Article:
In LM, the authors also use bipower variation in order to measure instantaneous volatility; however, instead of finding a single BV for each trading day, they find a rolling BV for each observation (in our case minute) in the dataset. Then they scale (divide) each log return by its associated BV and like this find what is referred to as the L-Statistic:

The formula for K assures that jumps preceding an observation at minute t do not impact the volatility measure significantly and so do not “cover up” a potential jump at t+1. Therefore, the L-statistic measures the relative size of the current return to the root of the sum of all previous K squared returns. To find a cutoff point at which that size is large enough to constitute a jump, the following L-Test (11) is conducted:

*Khashanah, Chen, Hawkes Method*

While LM measure instantaneous volatility via a rolling, localized, backwards-looking version of bipower variation, KCH use a realized volatility measure that is held constant during a given day. It is an estimator for realized variation (4) based on the sum of rolling medians from n consecutive observations on a given day:

In (13), M is the number of observations per day while n may be dynamically chosen. Typical values for n are 5, 7, and 9 observations with fn of 1.6236, 1.74332, and 1.82184 respectively. In the analysis n = 9 is used, which is most suitable when working with higher-frequency data.

The BNS and HT jump discovery procedures are despite their importance in research pertaining to jump identification too simplistic for our analysis. Therefore, our comparison will focus on the LM and KCH methods, which can identify any given return as jump or no jump.

**Model Calibration**

*Multivariate g-Hawkes Process*

According to the literature, both the LM and KCH method are expected to robustly identify jumps, reduce the chance of large jumps overshadowing smaller, successive jumps, and should work especially well within Poisson-type jump processes. KCH even suggest that their MV measure also improves the Lee and Mykland (2008) method as if avoids masking effects (2018, 4). Whether this is true or not will be answered by calibrating the multivariate g-Hawkes process by Bowsher (2007) based on the jumps detected, assessing the resulting model fit based on log- likelihood, Box-Ljung tests, and simulation.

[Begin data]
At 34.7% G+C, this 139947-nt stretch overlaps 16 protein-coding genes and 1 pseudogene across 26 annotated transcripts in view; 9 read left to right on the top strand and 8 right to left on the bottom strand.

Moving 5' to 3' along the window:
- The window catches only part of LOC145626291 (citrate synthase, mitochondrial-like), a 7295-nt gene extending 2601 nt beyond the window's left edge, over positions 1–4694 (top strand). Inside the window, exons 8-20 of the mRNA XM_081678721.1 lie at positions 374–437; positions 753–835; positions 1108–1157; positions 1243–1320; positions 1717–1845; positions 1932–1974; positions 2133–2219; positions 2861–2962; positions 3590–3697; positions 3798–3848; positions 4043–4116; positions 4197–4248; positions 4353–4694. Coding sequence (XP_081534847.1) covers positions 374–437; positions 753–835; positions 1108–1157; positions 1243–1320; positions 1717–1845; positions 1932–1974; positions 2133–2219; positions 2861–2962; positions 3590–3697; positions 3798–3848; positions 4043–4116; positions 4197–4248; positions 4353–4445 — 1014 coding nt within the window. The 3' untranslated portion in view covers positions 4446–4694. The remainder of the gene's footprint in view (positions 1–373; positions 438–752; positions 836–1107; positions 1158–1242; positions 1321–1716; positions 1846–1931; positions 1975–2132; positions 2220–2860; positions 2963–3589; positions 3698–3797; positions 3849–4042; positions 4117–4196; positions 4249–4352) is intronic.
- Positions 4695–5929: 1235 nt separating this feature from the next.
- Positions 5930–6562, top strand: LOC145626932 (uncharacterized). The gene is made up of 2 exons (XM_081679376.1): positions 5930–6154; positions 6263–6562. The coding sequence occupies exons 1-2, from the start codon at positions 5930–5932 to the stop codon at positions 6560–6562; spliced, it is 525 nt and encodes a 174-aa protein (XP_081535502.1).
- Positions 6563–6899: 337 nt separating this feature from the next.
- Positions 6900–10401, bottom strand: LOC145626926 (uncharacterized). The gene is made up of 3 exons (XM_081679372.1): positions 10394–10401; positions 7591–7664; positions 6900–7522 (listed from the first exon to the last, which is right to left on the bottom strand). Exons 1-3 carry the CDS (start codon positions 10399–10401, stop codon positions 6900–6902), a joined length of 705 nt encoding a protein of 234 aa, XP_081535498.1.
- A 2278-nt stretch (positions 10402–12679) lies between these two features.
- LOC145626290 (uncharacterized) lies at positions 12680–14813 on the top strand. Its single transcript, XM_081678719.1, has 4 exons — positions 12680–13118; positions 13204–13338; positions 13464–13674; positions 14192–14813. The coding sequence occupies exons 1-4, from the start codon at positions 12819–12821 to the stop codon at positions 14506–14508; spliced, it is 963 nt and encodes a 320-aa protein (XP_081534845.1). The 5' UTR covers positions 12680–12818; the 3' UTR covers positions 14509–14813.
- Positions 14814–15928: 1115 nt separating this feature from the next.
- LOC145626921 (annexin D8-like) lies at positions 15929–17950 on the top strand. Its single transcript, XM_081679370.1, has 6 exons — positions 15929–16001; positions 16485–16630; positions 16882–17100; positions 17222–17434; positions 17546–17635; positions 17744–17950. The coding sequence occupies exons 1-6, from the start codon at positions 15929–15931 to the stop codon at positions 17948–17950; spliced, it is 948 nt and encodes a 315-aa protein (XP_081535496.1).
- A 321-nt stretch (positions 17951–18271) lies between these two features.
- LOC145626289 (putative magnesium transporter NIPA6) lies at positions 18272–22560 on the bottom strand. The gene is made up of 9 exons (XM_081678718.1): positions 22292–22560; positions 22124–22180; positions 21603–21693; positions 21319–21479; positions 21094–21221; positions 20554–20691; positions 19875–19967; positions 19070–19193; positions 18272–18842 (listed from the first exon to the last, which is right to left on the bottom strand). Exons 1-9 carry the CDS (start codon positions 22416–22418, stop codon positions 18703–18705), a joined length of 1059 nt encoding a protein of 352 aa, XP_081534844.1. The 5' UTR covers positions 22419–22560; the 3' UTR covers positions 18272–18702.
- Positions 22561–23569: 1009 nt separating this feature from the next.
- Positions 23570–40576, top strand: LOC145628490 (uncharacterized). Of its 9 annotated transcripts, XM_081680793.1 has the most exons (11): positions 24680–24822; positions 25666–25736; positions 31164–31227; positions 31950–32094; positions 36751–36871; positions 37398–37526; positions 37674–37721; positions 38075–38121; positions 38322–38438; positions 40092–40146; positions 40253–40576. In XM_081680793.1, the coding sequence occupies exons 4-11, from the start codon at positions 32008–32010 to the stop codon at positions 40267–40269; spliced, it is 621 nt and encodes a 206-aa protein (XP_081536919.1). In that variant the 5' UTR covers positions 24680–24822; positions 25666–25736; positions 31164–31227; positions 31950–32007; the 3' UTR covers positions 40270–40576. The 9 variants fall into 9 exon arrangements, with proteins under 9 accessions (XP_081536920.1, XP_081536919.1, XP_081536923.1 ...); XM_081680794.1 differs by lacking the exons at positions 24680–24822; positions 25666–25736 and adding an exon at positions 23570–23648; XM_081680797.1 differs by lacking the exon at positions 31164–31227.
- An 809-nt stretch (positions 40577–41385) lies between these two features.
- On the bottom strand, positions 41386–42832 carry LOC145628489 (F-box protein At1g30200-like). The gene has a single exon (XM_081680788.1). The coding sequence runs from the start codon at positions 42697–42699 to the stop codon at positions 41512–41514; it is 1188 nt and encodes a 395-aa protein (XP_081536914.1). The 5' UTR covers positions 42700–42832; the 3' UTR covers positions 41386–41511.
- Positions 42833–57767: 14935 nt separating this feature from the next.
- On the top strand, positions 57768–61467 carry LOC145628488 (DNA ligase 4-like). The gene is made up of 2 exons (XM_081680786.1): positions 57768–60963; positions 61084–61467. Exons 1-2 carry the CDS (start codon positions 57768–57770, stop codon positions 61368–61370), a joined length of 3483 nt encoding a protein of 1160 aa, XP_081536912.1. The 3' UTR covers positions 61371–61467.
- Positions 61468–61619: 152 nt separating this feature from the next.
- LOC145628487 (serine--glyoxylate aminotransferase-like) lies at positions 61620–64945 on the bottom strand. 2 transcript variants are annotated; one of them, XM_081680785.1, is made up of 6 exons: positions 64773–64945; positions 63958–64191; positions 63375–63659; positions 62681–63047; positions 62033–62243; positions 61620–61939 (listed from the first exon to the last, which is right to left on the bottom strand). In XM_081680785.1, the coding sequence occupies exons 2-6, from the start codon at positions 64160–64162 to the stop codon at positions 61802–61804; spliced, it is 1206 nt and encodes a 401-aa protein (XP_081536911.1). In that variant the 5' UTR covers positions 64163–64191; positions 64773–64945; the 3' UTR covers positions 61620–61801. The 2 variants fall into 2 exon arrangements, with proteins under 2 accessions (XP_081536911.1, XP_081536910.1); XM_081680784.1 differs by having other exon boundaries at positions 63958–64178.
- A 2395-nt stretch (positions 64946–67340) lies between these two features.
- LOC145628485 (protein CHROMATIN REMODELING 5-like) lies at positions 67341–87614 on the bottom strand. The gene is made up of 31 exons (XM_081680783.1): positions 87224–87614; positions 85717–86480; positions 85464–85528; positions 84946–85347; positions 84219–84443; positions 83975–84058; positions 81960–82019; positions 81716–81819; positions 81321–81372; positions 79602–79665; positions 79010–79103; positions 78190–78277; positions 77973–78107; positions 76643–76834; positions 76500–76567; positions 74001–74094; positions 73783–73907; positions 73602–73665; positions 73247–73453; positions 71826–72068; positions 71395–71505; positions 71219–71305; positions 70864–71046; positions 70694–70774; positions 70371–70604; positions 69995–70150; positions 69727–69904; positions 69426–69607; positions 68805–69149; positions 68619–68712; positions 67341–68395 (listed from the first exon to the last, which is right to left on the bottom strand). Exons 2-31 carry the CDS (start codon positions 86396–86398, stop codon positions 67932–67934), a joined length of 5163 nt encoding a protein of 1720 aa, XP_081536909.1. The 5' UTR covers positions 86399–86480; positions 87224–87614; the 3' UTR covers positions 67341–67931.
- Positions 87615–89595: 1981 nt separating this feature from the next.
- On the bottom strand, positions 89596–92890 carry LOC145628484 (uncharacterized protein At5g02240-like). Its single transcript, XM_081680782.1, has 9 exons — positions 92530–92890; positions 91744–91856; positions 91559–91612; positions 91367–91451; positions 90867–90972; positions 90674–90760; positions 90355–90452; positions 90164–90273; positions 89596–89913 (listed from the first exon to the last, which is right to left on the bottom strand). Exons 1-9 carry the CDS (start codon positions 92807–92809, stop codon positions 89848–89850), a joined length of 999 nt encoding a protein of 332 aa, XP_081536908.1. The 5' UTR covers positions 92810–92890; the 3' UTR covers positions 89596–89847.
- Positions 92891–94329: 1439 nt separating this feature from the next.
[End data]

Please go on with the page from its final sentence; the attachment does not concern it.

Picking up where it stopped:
*Maximum Likelihood Estimation (MLE)*

The attentive reader realized that, in order to calibrate our g-Hawkes process based on our empirically identified jump times, we need to find estimates for a total of 4*24=96 parameters from each the LM and KCH jump times. This task is anything but trivial and extremely time consuming. Fortunately, Bowsher provided a log-likelihood function along with his process that facilities this estimation.

*Model Fit*

To assess the goodness of fit of the empirically identified jump times based on LM and KCH to Bowsher’s g-Hawkes process, log likelihood is examined and Box-Ljung tests as well as perform simulation. Jump-detection method is expected to yield the higher likelihood to have the better fit. Box-Ljung tests check whether there is autocorrelation in a time series. A positive test (autocorrelation) indicates that there is a significant lack of fit in the model.

**Conclusion**

The analysis aimed to identify a jump detection methodology for future research on jumps and jump processes. Among the considered techniques, the KCH and LM methods were recognized as the most flexible and dynamic. Both methods revealed a Hawkes process indicating that the intensity of Berkshire Hathaway is influenced by its own jumps and jumps in the XLF index, although the two processes differed in characteristics. The LM method exhibited greater precision in jump identification based on log-likelihood, while the KCH method demonstrated higher accuracy in a simulation. The recommendation is to extend the analysis before making definitive conclusions, suggesting exploration with a larger dataset, ultra-high-frequency data, in a higher-dimensional setting, and with different assets and events. The attached R code provides the necessary functionality for such extended analyses.